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The DIY guide to playing the U.S. property market

Depressed prices for U.S. property, especially in sun belt states such as Florida and Arizona, appeal to Canadians seeking an investment or retirement home.

murray cohen

A year or so ago, a couple of friends announced that they had bought a house in Florida. My husband and I were surprised – they had never expressed any desire to own a vacation home down south. But our friends explained that they weren't interested in living in the house. They were going to rent it out and use it as an income property.

It's a concept that's being entertained more and more by Canadians, intrigued by the bargain-basement prices of U.S. homes. Some see it as a long-term investment opportunity, some are looking for a revenue stream and others are looking to snap up a retirement home at a low price.

According to a Bank of Montreal release earlier this month, house prices in the United States have fallen 34 per cent from their peak levels in 2006. And prices in regions that are traditionally destinations for Canadian snowbirds have dropped even further: Tampa, Fla., is down 48 per cent, Miami is down 51 per cent and Phoenix has dropped 56 per cent.

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"We're very, very close to bottoming out right now in the U.S., which means it's extremely affordable to buy real estate," said Canadian/U.S. real estate expert Steve Martel. "And America is becoming a nation of renters, so rents are through the roof. If you're looking to build a portfolio of income-generating real estate, now is the best time to do it."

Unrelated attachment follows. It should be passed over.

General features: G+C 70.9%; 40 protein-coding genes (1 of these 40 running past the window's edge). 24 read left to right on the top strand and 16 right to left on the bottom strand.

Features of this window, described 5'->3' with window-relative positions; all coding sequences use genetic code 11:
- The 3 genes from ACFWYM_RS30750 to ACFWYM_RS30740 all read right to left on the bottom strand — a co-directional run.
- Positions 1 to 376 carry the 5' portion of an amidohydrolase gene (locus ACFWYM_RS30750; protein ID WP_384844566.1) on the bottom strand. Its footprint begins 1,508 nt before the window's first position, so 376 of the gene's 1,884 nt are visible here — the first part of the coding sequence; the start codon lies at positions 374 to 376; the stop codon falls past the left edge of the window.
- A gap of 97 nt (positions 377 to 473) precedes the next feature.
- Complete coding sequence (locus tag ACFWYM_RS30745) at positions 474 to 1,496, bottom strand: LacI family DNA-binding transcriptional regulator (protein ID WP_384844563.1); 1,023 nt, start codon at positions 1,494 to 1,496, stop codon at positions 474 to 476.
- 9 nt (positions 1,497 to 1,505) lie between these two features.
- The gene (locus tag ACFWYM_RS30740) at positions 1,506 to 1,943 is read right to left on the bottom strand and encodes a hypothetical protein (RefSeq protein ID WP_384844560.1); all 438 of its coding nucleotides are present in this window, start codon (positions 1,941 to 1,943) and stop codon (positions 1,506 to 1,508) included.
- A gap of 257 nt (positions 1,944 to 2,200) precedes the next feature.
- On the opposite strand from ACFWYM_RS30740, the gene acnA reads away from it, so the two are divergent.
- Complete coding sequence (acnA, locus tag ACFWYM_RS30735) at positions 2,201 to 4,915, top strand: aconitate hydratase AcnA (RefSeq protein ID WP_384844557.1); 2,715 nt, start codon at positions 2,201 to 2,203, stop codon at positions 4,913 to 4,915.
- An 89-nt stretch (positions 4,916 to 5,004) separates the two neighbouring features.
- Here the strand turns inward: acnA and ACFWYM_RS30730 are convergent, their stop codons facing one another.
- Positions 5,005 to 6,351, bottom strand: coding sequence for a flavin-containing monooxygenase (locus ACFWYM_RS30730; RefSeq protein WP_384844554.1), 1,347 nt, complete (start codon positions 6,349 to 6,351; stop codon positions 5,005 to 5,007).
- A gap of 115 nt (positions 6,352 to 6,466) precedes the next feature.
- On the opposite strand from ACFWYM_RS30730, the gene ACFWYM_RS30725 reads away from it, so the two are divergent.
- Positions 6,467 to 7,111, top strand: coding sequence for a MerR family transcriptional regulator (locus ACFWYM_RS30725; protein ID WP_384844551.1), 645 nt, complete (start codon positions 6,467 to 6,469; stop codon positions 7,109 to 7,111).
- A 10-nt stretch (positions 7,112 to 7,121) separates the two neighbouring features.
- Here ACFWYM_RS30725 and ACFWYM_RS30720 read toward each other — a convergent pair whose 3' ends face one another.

Mr. Martel runs seminars and courses for people interested in investing in U.S. real estate, and says that it's essential to become educated on the process of buying in the U.S. well before considering a property, as it can be very different from buying in Canada. He shared some of his tips for Canadians looking to get into the U.S. real estate game:

Know where to buy

Mr. Martel says that most new investors think of buying in the "sexy" markets, like Florida or Arizona, because many hope to someday move to those properties in their retirement. Because baby boomers will be moving to the "sunbelt" areas in droves in the coming decades, says Mr. Martel, buying there can be a good investment. However, if you're looking for short-term income generation, you should be looking at cities where there is job growth, Mr. Martel says. Some of those markets on his radar include Charlotte, San Antonio, Tex., and Oklahoma City, he said.

"When you go into an area where there is job growth, it brings in populations from across the nation, and it will bring rental prices and real estate prices up in the next five to 10 years," he said.

Know where to look for properties

If you're a beginner, says Mr. Martel, there are only two resources you should be perusing when looking for properties: (the website of Fannie Mae, a.k.a. the Federal National Mortgage Association), and (the website of Freddie Mac, a.k.a. the Federal Home Loan Mortgage Corporation).